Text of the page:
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Am J Physiol. 1996 Jul;271(1 Pt 1):G86-96.

Characterization of cytosolic Ca2+ signaling in rat bile duct epithelia.

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  • 1Liver Study Unit, Yale University School of Medicine, New Haven, Connecticut 06520, USA.


Bile duct epithelia play an important role in the formation and conditioning of bile. However, hormonal responses in this epithelial tissue are incompletely understood. Secretin increases ductular secretion through the intracellular messenger adenosine 3',5'-cyclic monophosphate (cAMP), but whether hormones increase cytosolic Ca2+ (Ca2+(i)) in these cells and whether Ca2+(i) regulates duct secretion is unknown. To address these questions, we examined Ca2+(i) signaling in isolated rat bile duct units using ratio microspectrofluorometry and confocal microscopy. We also used videomicroscopy to examine secretion and cell volume in isolated bile duct cells and duct units. Acetylcholine (ACh) and ATP both increased Ca2+(i) in bile duct units and elicited patterns of Ca2+(i) increases and oscillations that were distinct and dose dependent. In contrast, Ca2+(i) was not increased by the hepatocyte Ca2+(i) agonists vasopressin, angiotensin, and phenylephrine or by the exocrine pancreas agonists cholecystokinin (CCK) and bombesin. In addition, secretin did not increase Ca2+(i) in the isolated bile duct units, whereas ACh did not increase Ca2+(i) in isolated hepatocytes. Mobilization of internal, thapsigargin-sensitive Ca2+ stores contributed more than influx of extracellular Ca2+ to the Ca2+(i) increases induced in the duct units, and ATP-induced increases in Ca2+(i) could be blocked by microinjection of heparin but not de-N-sulfated heparin. ACh transiently decreased bile flow in the isolated perfused rat liver, although neither ACh nor ATP altered secretion in isolated ducts or changed the volume of single isolated bile duct cells. These findings demonstrate that bile duct epithelial cells possess both muscarinic and purinergic receptors that activate Ca2+(i) signaling pathways similar to those seen in other types of epithelia, but that the two types of receptors elicit distinct patterns of Ca2+(i) signals. Increases in Ca2+(i) have minimal direct effects on bile duct secretion, although it remains to be determined whether such signals selectively modulate other aspects of bile duct epithelial cell function.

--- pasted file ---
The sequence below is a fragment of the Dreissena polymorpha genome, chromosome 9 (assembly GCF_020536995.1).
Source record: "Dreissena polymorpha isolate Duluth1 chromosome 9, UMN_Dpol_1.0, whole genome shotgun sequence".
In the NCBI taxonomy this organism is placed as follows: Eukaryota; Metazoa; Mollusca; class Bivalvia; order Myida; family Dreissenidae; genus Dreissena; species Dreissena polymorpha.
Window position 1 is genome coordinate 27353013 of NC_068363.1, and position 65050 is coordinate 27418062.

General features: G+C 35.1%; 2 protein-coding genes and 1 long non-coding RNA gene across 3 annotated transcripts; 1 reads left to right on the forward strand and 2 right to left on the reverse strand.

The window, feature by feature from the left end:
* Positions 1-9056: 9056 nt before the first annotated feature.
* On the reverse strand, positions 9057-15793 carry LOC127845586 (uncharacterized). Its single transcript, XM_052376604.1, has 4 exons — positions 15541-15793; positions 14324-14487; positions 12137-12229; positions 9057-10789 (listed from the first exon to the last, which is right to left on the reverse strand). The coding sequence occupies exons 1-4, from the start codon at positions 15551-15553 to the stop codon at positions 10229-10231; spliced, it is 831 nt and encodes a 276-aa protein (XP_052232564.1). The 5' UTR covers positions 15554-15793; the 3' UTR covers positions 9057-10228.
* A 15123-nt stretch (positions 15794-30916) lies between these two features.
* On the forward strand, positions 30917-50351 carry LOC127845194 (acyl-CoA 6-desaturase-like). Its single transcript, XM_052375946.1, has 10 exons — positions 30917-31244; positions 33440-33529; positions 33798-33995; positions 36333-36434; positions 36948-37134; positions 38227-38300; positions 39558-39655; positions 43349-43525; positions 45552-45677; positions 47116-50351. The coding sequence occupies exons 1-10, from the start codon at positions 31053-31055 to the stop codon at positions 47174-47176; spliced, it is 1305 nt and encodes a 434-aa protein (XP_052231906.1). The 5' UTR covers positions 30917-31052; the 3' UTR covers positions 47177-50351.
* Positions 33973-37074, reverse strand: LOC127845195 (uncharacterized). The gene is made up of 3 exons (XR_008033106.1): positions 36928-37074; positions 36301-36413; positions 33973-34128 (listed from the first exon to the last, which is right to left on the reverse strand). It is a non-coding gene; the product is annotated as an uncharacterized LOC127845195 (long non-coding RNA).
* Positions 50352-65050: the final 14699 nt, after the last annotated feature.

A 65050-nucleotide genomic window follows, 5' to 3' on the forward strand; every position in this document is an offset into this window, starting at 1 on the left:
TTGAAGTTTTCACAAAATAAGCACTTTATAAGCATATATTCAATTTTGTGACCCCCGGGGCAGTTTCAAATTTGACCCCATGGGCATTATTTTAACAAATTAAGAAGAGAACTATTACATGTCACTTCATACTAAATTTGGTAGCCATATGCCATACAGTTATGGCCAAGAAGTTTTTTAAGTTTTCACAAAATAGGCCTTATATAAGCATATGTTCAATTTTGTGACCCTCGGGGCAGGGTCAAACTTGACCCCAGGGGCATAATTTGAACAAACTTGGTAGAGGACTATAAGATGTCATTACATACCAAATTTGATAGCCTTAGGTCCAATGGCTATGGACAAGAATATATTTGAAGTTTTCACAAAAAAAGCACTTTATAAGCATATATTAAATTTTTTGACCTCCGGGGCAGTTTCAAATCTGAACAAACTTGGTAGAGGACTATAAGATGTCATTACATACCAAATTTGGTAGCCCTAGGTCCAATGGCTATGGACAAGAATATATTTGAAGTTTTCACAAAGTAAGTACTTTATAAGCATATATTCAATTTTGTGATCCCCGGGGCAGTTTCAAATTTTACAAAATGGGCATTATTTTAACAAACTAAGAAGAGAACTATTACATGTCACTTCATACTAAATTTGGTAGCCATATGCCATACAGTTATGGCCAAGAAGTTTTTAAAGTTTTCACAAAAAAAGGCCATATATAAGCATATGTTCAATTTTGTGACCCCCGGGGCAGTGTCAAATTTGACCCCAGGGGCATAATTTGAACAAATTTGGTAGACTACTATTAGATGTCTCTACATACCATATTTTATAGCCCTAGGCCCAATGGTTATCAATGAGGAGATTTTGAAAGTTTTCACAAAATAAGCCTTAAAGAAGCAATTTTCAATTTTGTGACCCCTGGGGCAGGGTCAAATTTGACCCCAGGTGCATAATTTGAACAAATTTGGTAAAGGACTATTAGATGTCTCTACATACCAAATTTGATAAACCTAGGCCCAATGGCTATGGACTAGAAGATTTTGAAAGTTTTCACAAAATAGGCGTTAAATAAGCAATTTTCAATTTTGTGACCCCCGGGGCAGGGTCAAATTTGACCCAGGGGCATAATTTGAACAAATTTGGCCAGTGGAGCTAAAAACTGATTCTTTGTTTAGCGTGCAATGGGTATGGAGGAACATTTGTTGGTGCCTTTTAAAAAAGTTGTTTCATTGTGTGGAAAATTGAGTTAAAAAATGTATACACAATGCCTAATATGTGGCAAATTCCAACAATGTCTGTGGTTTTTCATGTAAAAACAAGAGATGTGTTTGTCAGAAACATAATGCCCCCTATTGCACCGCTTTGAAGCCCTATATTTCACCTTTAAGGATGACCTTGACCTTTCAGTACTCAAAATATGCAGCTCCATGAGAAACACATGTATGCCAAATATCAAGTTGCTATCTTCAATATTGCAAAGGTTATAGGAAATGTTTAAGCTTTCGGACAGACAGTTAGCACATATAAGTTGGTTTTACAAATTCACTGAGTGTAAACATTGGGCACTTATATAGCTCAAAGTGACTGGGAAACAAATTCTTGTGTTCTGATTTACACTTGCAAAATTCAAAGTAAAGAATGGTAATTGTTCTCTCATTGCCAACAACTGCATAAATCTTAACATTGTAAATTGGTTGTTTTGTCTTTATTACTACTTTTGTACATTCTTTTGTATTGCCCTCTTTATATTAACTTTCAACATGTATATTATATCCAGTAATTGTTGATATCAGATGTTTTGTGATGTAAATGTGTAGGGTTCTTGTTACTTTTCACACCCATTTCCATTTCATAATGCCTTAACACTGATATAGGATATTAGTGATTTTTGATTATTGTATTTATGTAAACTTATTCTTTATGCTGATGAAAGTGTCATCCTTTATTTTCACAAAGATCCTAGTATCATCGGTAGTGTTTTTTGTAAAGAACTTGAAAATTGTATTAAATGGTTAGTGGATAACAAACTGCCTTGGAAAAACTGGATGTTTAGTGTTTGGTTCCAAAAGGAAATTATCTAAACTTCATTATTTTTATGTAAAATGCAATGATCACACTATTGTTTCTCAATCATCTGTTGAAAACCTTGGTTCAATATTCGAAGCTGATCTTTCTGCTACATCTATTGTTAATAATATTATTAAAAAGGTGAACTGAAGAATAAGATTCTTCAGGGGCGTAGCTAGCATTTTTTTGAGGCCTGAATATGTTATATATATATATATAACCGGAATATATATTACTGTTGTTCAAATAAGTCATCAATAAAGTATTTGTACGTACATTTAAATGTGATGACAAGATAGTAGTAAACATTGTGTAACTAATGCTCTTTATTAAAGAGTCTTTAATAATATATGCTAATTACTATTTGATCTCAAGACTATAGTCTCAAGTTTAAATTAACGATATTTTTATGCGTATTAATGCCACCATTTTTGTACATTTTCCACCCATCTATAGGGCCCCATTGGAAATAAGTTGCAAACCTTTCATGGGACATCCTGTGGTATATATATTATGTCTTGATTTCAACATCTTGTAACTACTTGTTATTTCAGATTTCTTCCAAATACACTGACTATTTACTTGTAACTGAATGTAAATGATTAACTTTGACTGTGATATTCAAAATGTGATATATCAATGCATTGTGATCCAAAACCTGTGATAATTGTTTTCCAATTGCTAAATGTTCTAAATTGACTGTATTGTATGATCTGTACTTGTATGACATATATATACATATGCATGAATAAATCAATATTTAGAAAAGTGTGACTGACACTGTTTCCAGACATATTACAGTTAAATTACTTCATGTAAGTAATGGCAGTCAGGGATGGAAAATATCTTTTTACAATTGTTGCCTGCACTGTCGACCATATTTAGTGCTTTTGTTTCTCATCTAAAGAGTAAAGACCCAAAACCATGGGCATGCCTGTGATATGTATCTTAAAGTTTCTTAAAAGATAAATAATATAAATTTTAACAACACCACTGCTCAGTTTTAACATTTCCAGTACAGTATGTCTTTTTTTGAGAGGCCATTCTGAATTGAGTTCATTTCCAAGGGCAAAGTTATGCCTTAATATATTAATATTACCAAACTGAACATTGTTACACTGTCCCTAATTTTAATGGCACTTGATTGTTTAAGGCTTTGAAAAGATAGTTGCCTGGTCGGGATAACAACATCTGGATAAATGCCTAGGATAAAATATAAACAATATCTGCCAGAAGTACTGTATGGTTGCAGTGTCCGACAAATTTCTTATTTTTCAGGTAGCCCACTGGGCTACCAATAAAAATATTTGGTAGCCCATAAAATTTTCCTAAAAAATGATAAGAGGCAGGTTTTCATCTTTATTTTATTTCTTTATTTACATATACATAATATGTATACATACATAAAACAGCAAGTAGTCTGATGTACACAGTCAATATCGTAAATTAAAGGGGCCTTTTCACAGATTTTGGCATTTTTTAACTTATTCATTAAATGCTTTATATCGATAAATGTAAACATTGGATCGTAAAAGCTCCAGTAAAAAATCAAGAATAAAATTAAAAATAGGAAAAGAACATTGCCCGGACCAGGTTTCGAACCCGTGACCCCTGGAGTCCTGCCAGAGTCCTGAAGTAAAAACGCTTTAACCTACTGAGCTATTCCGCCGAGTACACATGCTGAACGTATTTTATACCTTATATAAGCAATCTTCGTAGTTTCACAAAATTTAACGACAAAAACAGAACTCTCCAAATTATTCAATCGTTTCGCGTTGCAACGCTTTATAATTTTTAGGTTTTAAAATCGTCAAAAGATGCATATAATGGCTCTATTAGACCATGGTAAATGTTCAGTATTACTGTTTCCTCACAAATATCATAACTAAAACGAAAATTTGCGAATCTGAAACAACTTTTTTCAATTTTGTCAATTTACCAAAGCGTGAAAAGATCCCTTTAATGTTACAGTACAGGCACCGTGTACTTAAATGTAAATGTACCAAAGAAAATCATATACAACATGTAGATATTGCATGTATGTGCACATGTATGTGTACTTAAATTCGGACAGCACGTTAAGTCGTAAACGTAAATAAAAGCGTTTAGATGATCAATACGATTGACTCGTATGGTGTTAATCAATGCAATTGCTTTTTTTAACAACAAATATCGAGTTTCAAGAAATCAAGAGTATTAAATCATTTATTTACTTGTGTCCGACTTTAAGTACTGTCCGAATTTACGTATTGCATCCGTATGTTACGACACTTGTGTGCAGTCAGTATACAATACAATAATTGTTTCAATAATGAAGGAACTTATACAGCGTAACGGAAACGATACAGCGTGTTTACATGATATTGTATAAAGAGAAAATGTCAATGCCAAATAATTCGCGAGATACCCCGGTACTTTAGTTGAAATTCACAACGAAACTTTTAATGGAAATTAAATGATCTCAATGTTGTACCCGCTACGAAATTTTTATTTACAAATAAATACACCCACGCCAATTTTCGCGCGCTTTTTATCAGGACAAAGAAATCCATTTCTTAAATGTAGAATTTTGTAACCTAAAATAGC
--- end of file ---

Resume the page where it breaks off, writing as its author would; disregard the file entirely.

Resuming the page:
[PubMed - indexed for MEDLINE]
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